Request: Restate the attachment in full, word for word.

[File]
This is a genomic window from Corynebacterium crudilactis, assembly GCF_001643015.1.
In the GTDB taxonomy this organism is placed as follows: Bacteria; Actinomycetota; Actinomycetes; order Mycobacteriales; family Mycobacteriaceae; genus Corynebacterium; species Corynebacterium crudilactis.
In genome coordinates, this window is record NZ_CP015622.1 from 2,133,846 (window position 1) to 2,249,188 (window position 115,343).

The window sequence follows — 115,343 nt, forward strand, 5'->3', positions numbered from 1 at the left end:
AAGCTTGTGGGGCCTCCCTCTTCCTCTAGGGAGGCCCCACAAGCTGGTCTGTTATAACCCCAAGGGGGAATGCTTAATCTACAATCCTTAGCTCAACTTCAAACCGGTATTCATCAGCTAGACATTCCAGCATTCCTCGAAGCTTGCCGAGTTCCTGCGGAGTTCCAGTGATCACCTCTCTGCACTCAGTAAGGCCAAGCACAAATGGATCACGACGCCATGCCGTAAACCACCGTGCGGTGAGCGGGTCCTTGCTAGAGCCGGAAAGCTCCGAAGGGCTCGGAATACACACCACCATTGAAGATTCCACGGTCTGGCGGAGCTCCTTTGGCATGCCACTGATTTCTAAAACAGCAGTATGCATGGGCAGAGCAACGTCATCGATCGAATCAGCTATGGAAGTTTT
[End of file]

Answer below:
This is a genomic window from Corynebacterium crudilactis, assembly GCF_001643015.1.
In the GTDB taxonomy this organism is placed as follows: Bacteria; Actinomycetota; Actinomycetes; order Mycobacteriales; family Mycobacteriaceae; genus Corynebacterium; species Corynebacterium crudilactis.
In genome coordinates, this window is record NZ_CP015622.1 from 2,133,846 (window position 1) to 2,249,188 (window position 115,343).

The window sequence follows — 115,343 nt, forward strand, 5'->3', positions numbered from 1 at the left end:
AAGCTTGTGGGGCCTCCCTCTTCCTCTAGGGAGGCCCCACAAGCTGGTCTGTTATAACCCCAAGGGGGAATGCTTAATCTACAATCCTTAGCTCAACTTCAAACCGGTATTCATCAGCTAGACATTCCAGCATTCCTCGAAGCTTGCCGAGTTCCTGCGGAGTTCCAGTGATCACCTCTCTGCACTCAGTAAGGCCAAGCACAAATGGATCACGACGCCATGCCGTAAACCACCGTGCGGTGAGCGGGTCCTTGCTAGAGCCGGAAAGCTCCGAAGGGCTCGGAATACACACCACCATTGAAGATTCCACGGTCTGGCGGAGCTCCTTTGGCATGCCACTGATTTCTAAAACAGCAGTATGCATGGGCAGAGCAACGTCATCGATCGAATCAGCTATGGAAGTTTT